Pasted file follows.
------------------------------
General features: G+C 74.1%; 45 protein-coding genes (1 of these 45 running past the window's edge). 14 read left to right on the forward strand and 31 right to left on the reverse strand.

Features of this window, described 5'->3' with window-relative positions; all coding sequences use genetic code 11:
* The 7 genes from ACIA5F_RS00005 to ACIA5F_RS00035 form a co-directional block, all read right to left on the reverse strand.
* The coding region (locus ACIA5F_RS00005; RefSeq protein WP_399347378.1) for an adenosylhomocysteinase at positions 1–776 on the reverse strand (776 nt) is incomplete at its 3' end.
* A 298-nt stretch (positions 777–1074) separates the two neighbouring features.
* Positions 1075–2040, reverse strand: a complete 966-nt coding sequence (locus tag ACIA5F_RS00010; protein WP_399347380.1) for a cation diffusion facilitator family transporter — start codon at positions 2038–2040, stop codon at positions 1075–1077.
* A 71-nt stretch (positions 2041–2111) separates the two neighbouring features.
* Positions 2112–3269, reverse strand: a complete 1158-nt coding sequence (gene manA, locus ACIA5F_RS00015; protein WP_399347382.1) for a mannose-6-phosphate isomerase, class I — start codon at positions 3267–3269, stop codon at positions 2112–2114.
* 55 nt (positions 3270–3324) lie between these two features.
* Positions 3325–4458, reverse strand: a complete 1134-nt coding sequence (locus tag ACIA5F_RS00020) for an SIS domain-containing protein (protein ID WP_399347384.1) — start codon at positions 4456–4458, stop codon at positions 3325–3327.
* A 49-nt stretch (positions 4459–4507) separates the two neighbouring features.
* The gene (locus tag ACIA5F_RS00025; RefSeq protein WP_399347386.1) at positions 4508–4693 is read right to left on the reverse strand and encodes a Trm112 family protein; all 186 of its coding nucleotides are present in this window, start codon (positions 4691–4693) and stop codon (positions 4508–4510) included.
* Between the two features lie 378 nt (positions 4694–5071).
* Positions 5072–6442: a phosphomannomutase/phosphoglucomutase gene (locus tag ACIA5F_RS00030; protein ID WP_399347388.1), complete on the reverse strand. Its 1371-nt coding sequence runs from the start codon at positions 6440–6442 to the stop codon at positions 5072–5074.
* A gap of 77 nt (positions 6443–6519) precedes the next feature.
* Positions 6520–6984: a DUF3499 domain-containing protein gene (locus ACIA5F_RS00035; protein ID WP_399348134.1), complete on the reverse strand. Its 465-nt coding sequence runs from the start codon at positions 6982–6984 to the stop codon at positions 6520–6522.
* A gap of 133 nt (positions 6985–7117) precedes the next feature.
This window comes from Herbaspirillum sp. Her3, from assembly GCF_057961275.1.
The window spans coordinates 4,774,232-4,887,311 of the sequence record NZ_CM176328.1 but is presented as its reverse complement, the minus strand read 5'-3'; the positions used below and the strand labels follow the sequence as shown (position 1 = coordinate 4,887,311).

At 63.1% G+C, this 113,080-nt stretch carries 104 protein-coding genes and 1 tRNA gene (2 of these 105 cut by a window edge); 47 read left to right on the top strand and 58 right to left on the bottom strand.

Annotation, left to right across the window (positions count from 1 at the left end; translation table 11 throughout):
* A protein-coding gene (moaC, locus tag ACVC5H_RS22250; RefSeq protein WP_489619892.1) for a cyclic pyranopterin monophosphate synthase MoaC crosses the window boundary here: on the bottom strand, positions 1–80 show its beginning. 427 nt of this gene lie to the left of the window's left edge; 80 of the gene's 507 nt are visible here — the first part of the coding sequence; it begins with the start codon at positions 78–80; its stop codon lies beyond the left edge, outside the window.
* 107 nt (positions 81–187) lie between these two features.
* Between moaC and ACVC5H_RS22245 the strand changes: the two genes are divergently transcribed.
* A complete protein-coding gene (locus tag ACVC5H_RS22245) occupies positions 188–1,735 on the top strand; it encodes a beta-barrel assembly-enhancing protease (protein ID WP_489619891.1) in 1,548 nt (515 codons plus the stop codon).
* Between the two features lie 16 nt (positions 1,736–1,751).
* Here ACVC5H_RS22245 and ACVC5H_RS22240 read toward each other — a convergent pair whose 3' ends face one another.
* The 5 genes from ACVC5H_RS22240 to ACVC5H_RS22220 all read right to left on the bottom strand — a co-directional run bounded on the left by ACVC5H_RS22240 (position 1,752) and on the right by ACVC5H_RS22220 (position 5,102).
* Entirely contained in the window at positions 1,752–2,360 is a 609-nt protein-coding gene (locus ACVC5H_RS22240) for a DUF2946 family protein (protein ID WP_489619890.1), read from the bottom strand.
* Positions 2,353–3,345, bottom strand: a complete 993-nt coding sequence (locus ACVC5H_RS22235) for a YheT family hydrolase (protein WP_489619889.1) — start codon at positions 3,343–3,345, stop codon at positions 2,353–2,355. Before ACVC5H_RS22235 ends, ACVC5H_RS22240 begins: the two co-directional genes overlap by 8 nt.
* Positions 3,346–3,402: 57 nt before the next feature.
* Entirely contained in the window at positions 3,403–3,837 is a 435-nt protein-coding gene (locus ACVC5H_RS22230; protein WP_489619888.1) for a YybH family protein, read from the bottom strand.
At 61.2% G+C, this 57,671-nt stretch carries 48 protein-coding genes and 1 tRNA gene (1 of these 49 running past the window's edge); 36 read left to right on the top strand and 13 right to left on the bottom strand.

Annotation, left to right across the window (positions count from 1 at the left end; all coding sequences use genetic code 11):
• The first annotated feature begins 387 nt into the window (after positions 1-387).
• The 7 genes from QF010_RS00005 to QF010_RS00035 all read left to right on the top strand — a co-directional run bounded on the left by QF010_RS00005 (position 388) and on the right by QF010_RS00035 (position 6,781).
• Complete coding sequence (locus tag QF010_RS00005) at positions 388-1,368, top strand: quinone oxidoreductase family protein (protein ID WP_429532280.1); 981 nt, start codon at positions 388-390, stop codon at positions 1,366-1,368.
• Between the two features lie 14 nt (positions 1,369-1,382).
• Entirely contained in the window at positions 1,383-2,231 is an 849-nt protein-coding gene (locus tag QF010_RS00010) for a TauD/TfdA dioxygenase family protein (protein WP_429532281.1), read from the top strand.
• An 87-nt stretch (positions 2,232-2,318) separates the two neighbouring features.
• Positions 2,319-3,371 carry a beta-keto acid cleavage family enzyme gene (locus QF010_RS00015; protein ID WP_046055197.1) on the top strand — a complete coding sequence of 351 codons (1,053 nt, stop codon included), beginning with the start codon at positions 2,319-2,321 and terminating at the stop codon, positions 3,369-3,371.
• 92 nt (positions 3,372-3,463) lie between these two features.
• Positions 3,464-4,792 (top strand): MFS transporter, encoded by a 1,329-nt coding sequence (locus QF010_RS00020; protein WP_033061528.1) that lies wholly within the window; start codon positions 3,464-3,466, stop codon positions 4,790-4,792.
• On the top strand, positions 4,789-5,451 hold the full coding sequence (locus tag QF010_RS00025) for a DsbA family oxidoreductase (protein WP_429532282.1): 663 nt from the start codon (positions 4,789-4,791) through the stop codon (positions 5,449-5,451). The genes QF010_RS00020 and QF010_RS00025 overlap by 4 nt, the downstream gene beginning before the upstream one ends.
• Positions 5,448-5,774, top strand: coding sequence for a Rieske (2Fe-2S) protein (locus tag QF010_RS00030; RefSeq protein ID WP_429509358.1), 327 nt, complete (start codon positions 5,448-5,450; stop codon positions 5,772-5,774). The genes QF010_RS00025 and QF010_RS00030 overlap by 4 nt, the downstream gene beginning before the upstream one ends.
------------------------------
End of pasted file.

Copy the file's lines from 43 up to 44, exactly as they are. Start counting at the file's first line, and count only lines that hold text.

• Positions 3,464-4,792 (top strand): MFS transporter, encoded by a 1,329-nt coding sequence (locus QF010_RS00020; protein WP_033061528.1) that lies wholly within the window; start codon positions 3,464-3,466, stop codon positions 4,790-4,792.
• On the top strand, positions 4,789-5,451 hold the full coding sequence (locus tag QF010_RS00025) for a DsbA family oxidoreductase (protein WP_429532282.1): 663 nt from the start codon (positions 4,789-4,791) through the stop codon (positions 5,449-5,451). The genes QF010_RS00020 and QF010_RS00025 overlap by 4 nt, the downstream gene beginning before the upstream one ends.